Annual Report of the Bureau of American Ethnology to the Secretary of the Smithsonian Institution

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U.S. Government Printing Office, 1903 - America
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Page 140 - Fr. ch in charmer. c as th in health. d pronounced with the tip of the tongue touching the upper teeth as in enunciating the English th; this is the only- sound of d in this language.
Page iii - The second part consists of a series of papers on anthropologic subjects, prepared by my assistants, to illustrate the methods and results of the work of the Bureau. I desire to express my thanks for your earnest support and wise counsel relating to the work under my charge.
Page 141 - THE Onondaga version of the genesis-myth of the Iroquois, as recorded by Hewitt, begins in this fashion: "He who was my grandfather was wont to relate that, verily, he had heard the legend as it was customarily told by five generations of grandsires, and this is what he himself was in the habit of telling. He customarily said: Man-beings dwell in the sky, on the farther side of the visible sky. The lodges they severally possess are customarily long [the Iroquoian "long house,
Page 51 - backbone" has a ferule cut in it a few inches back of the neck, and to this ferule are tied a quartz crystal called the heart and a package which contains corn seeds of all colors, melon, squash, cotton, and other seeds, and a black prayer-stick.
Page 140 - English th; this is the only sound of d in the language e as e in they, as a in may; Fr. ne e as in met, get, then; Germ, denn; Fr. sienne g as in gig; Germ, geben; Fr. gout h as in has, he; Germ, haben i as in pique, machine I the same sound prolonged i as in pick, pit . k as in...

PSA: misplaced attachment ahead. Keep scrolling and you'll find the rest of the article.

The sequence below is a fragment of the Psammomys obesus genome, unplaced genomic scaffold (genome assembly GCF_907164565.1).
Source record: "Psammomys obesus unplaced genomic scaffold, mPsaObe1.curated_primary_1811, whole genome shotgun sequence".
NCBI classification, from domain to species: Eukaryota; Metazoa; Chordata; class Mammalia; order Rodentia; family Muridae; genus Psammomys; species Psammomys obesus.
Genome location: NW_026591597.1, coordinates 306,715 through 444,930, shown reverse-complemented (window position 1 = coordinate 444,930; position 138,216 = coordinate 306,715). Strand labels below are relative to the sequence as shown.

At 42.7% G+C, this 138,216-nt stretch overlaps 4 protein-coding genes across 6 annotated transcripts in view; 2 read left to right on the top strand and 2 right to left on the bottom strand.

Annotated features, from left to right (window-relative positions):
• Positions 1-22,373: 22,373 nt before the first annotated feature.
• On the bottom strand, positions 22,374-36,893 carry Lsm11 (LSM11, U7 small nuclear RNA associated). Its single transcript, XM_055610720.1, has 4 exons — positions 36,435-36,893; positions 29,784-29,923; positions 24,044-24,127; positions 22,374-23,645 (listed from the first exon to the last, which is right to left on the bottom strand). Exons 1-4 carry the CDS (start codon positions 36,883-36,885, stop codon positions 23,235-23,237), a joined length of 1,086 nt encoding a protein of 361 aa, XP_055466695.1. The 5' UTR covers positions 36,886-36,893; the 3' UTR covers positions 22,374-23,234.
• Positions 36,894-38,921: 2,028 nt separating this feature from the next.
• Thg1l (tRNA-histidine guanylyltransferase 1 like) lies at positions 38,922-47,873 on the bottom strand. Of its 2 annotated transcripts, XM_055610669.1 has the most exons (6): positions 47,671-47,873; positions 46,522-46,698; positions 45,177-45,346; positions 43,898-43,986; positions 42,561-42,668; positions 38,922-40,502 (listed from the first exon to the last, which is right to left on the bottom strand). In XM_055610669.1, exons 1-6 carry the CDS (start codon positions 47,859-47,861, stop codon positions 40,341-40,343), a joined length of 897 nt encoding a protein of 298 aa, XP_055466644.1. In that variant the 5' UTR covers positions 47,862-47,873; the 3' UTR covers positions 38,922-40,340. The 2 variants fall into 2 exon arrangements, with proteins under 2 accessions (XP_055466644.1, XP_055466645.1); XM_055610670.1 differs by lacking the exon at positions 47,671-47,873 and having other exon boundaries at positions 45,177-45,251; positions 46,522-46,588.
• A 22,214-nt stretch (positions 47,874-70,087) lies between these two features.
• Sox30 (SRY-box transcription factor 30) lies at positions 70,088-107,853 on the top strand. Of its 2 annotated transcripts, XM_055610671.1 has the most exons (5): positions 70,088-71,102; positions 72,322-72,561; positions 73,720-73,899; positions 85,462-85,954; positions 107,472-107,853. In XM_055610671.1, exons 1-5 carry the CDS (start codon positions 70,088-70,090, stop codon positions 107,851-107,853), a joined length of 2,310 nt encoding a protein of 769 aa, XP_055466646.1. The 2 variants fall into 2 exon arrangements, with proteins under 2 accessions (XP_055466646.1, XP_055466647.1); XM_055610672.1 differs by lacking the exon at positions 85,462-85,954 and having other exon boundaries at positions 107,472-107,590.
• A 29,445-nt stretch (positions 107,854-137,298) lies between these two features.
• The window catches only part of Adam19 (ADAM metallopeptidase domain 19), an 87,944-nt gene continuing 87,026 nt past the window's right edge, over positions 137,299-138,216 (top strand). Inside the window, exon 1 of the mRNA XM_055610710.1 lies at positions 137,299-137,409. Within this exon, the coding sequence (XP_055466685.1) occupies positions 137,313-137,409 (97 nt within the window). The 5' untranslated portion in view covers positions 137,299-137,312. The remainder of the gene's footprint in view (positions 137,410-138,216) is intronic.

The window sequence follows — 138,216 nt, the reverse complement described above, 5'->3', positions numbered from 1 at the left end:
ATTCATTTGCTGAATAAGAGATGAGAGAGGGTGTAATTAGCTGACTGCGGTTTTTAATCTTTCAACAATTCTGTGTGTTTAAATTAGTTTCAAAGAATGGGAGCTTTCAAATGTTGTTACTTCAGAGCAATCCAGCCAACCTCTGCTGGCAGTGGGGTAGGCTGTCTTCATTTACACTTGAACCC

Page xxxix - For continuing ethnological researches among the American Indians, under the direction of the Smithsonian Institution...
Page 219 - ... to befall him recurrently, that he becomes old in body, and that when, in fact, his body becomes ancient normally, he then retransforms his body in such wise that he becomes a new man-being again and again recovers his youth, so that one would think that he had just then grown to the size which a man-being customarily has when he reaches the youth of man-beings, as manifested by the change of voice at the age of puberty. Moreover, it is so that continuously the orenda immanent in his body—...
Page 180 - It seems, then, that there must be land in the depths of the water." At that time the Loon said: "Moreover, let us first seek to find someone who will be able to bear, the earth on his back by means of the forehead pack strap." All said, seemingly: "I shall be able to bear the earth by means of the forehead pack strap." He replied: "Let us just try; it seems best." Otter, it seems, was the first to make the attempt. As soon, then, as a large bulk of them mounted on his back, verily, he sank. In so...
Page xxxviii - Gushing belonged ; yet the application of his genius was peculiar, even unique, in that his efforts were expended in interpreting inventions by others rather than in making inventions of his own. This application of his powers rendered him successful beyond parallel in retracing the paths pursued by primal men in their slow advance toward manual and mechanical skill ; and it was through this peculiar application that Cushing's richest contributions to the Science of Man were made.
Page xxx - ... myth. Accordingly, the character and the age of myths are correlated in significant fashion. Mr Mooney's memoir is incorporated in the Nineteenth Annual Report, which was sent to the printer on March 28, and proofs were in hand before the close of the fiscal year. Since it is the first of a series of memoirs on the Cherokee by the same author, it was thought well to preface the publication with an extended review of the history of the Cherokee Indians from the time of their first contact with...

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